(Yicai) Sept. 11 -- Shenzhen, Shanghai and Beijing scored in the top six on a ranking of the world’s top municipalities that have the best conditions to nurture innovative scientific and technological talent, according to a report released at the ongoing Pujiang Innovation Forum in Shanghai.
Shenzhen came in second place, Shanghai fourth and Beijing sixth, according to the report which was carried out by the German-British academic publisher Springer Nature in conjunction with the Shanghai Institute for Science of Science.
Of the three, Beijing led in terms of educational and talent indicators, and Shenzhen was the favorite for innovation gauges but remains relatively weak in educational gauges. Shanghai had a relatively balanced performance in terms of education, innovation and talent indicators.
Salary, lifestyle and a career springboard are the three core factors for a city to be considered 'ideal' by scientists, Wang Xueying, an associate research fellow at the SISS' Research Department of Innovation Policy, told Yicai. Scientists under 35 years old care about a good income, an attractive and affordable lifestyle and an international, open and diverse cultural environment.
Singapore ranked first in the poll, which surveyed high-level front-line scientific researchers in 20 cities worldwide. Boston and New York were in third and fifth place, respectively, and Hong Kong came 13th.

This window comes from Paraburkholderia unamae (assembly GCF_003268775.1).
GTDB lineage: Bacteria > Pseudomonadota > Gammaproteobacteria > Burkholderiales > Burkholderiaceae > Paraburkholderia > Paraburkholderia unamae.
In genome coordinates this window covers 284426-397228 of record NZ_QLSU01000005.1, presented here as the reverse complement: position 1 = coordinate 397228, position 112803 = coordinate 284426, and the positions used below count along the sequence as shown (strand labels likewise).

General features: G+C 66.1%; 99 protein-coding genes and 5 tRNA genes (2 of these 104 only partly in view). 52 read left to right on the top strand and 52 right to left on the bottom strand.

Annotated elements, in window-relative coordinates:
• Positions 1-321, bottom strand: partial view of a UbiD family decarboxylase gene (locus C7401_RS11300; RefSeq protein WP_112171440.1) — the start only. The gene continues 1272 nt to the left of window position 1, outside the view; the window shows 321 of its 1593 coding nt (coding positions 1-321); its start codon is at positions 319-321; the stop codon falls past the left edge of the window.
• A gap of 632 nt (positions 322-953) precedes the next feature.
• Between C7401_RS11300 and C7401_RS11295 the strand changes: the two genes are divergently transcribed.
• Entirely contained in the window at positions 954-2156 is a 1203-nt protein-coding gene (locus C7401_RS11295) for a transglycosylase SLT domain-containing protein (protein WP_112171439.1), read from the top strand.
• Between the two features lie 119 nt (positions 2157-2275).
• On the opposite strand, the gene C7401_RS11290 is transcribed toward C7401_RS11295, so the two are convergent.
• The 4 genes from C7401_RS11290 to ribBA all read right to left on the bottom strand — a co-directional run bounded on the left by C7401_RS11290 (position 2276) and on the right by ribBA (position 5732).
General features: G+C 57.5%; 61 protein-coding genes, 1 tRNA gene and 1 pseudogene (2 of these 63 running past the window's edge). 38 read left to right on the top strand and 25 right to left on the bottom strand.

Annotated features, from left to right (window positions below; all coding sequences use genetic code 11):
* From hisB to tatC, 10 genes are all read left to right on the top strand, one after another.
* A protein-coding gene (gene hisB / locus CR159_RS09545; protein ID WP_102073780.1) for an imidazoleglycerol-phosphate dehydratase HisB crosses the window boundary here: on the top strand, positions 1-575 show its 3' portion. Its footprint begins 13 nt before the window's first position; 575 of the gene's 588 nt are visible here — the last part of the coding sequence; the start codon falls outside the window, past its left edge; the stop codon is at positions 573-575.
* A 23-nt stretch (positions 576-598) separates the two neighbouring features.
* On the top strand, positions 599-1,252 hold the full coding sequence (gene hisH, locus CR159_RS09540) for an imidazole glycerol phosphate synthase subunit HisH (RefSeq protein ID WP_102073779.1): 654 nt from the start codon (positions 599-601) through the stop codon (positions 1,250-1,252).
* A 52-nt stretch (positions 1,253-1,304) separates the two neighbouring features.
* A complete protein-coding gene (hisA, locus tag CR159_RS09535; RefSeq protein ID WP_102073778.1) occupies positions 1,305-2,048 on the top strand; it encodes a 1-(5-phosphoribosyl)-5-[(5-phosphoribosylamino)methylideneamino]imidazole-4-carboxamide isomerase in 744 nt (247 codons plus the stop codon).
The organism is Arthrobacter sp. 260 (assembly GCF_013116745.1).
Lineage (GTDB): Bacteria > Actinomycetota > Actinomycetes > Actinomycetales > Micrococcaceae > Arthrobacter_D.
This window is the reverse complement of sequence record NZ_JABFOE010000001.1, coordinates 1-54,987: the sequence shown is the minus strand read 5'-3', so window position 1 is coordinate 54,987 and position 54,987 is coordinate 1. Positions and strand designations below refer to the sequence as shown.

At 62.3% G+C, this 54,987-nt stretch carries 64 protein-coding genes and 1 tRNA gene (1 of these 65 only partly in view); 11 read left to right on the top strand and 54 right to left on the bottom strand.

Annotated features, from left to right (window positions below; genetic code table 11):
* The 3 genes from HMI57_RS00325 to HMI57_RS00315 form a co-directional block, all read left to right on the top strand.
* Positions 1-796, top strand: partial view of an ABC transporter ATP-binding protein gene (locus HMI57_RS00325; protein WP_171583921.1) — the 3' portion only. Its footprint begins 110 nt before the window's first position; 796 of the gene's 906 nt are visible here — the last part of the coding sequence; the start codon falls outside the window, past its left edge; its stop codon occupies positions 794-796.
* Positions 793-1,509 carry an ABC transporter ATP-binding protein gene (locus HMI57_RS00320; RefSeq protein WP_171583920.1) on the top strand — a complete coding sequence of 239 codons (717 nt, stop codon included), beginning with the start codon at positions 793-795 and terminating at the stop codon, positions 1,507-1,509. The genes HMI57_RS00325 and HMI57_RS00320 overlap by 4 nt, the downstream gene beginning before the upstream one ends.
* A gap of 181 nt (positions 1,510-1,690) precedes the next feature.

Shanghai received rave reviews from the scientists polled on the city’s efforts to educate more young scientific and technological talent, according to the report, which included for the first time an analysis of cities' development conditions for education, science, technology and talent. But the metropolis still trails Beijing and Shenzhen in terms of initiatives to attract top talent from other places.
Shanghai is also highly recognized for giving play to the role of the public in driving scientific and technological innovations, though it still falls behind Beijing and Shenzhen in integrating the industrial economy with science and technology.
Around a third of the scientists polled who moved to Beijing, Shanghai or Shenzhen to work received their academic qualifications in major cities in developed countries, the report said. This showed that the three cities' attractiveness to scientific and technological talents is increasing.
In terms of science, technology, engineering and mathematics education, municipalities in developed economies placed ahead of those in China. Singapore, Boston and London were the top three, followed by Beijing in fourth place and Shanghai and New York in fifth. Shenzhen ranked ninth and Hong Kong 12th.
The next five to 10 years will be a key period for global cities to adjust and restructure their scientific and technological innovation landscape, the report said. Therefore, local governments need to play a more crucial and active role in developing scientific and technological hubs.
Over this period, the internationalization level of scientific researchers will improve, but the free migration, exchange and cooperation of scientists are likely to be somewhat disturbed due to changes in the world's geopolitical situation, the report said.
Editors: Tang Shihua, Kim Taylor